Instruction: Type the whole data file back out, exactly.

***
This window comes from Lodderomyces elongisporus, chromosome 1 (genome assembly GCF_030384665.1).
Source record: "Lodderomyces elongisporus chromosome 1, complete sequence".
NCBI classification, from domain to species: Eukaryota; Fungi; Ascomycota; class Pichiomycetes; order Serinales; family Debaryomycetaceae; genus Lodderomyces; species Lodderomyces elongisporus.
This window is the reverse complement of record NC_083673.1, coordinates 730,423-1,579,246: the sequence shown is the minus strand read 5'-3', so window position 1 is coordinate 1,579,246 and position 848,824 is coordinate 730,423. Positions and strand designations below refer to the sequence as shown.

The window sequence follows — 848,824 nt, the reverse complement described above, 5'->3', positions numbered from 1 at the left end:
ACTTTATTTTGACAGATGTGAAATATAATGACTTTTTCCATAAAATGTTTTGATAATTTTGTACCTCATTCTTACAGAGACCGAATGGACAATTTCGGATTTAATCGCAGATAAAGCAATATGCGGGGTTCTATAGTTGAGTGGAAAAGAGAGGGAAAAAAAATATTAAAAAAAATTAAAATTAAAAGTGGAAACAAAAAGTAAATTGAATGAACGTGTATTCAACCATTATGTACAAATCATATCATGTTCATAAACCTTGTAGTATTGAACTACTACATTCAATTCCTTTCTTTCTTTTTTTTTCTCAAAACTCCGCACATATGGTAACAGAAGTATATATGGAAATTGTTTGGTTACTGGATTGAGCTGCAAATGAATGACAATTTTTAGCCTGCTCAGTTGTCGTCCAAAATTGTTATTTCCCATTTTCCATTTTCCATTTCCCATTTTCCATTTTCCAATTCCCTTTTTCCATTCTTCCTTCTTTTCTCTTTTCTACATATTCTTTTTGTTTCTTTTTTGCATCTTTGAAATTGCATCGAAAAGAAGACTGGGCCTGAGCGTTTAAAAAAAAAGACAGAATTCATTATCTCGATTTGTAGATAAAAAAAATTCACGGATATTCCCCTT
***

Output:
This window comes from Lodderomyces elongisporus, chromosome 1 (genome assembly GCF_030384665.1).
Source record: "Lodderomyces elongisporus chromosome 1, complete sequence".
NCBI classification, from domain to species: Eukaryota; Fungi; Ascomycota; class Pichiomycetes; order Serinales; family Debaryomycetaceae; genus Lodderomyces; species Lodderomyces elongisporus.
This window is the reverse complement of record NC_083673.1, coordinates 730,423-1,579,246: the sequence shown is the minus strand read 5'-3', so window position 1 is coordinate 1,579,246 and position 848,824 is coordinate 730,423. Positions and strand designations below refer to the sequence as shown.

The window sequence follows — 848,824 nt, the reverse complement described above, 5'->3', positions numbered from 1 at the left end:
ACTTTATTTTGACAGATGTGAAATATAATGACTTTTTCCATAAAATGTTTTGATAATTTTGTACCTCATTCTTACAGAGACCGAATGGACAATTTCGGATTTAATCGCAGATAAAGCAATATGCGGGGTTCTATAGTTGAGTGGAAAAGAGAGGGAAAAAAAATATTAAAAAAAATTAAAATTAAAAGTGGAAACAAAAAGTAAATTGAATGAACGTGTATTCAACCATTATGTACAAATCATATCATGTTCATAAACCTTGTAGTATTGAACTACTACATTCAATTCCTTTCTTTCTTTTTTTTTCTCAAAACTCCGCACATATGGTAACAGAAGTATATATGGAAATTGTTTGGTTACTGGATTGAGCTGCAAATGAATGACAATTTTTAGCCTGCTCAGTTGTCGTCCAAAATTGTTATTTCCCATTTTCCATTTTCCATTTCCCATTTTCCATTTTCCAATTCCCTTTTTCCATTCTTCCTTCTTTTCTCTTTTCTACATATTCTTTTTGTTTCTTTTTTGCATCTTTGAAATTGCATCGAAAAGAAGACTGGGCCTGAGCGTTTAAAAAAAAAGACAGAATTCATTATCTCGATTTGTAGATAAAAAAAATTCACGGATATTCCCCTT